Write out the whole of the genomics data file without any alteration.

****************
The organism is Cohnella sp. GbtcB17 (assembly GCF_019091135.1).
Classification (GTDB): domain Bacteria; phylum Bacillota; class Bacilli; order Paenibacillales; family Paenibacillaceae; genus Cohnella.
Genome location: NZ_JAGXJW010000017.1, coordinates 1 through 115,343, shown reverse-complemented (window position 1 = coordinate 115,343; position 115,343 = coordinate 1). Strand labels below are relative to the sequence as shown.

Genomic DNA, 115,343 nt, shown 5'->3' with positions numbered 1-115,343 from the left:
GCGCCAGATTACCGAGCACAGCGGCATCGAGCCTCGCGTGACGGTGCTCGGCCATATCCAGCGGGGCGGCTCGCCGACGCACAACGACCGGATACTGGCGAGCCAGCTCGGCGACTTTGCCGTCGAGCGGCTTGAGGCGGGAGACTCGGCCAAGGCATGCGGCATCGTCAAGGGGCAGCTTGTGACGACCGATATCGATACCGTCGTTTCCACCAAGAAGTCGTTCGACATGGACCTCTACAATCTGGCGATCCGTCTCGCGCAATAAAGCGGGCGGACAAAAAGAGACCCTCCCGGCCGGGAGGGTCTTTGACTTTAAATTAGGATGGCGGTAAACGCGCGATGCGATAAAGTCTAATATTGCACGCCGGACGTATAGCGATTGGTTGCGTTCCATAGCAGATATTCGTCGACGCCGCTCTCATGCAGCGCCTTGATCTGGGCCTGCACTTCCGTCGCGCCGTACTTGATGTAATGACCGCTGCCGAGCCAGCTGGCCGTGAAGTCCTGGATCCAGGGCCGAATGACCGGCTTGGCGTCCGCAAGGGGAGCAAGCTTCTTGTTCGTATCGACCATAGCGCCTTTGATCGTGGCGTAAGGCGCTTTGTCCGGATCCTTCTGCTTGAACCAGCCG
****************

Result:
The organism is Cohnella sp. GbtcB17 (assembly GCF_019091135.1).
Classification (GTDB): domain Bacteria; phylum Bacillota; class Bacilli; order Paenibacillales; family Paenibacillaceae; genus Cohnella.
Genome location: NZ_JAGXJW010000017.1, coordinates 1 through 115,343, shown reverse-complemented (window position 1 = coordinate 115,343; position 115,343 = coordinate 1). Strand labels below are relative to the sequence as shown.

Genomic DNA, 115,343 nt, shown 5'->3' with positions numbered 1-115,343 from the left:
GCGCCAGATTACCGAGCACAGCGGCATCGAGCCTCGCGTGACGGTGCTCGGCCATATCCAGCGGGGCGGCTCGCCGACGCACAACGACCGGATACTGGCGAGCCAGCTCGGCGACTTTGCCGTCGAGCGGCTTGAGGCGGGAGACTCGGCCAAGGCATGCGGCATCGTCAAGGGGCAGCTTGTGACGACCGATATCGATACCGTCGTTTCCACCAAGAAGTCGTTCGACATGGACCTCTACAATCTGGCGATCCGTCTCGCGCAATAAAGCGGGCGGACAAAAAGAGACCCTCCCGGCCGGGAGGGTCTTTGACTTTAAATTAGGATGGCGGTAAACGCGCGATGCGATAAAGTCTAATATTGCACGCCGGACGTATAGCGATTGGTTGCGTTCCATAGCAGATATTCGTCGACGCCGCTCTCATGCAGCGCCTTGATCTGGGCCTGCACTTCCGTCGCGCCGTACTTGATGTAATGACCGCTGCCGAGCCAGCTGGCCGTGAAGTCCTGGATCCAGGGCCGAATGACCGGCTTGGCGTCCGCAAGGGGAGCAAGCTTCTTGTTCGTATCGACCATAGCGCCTTTGATCGTGGCGTAAGGCGCTTTGTCCGGATCCTTCTGCTTGAACCAGCCG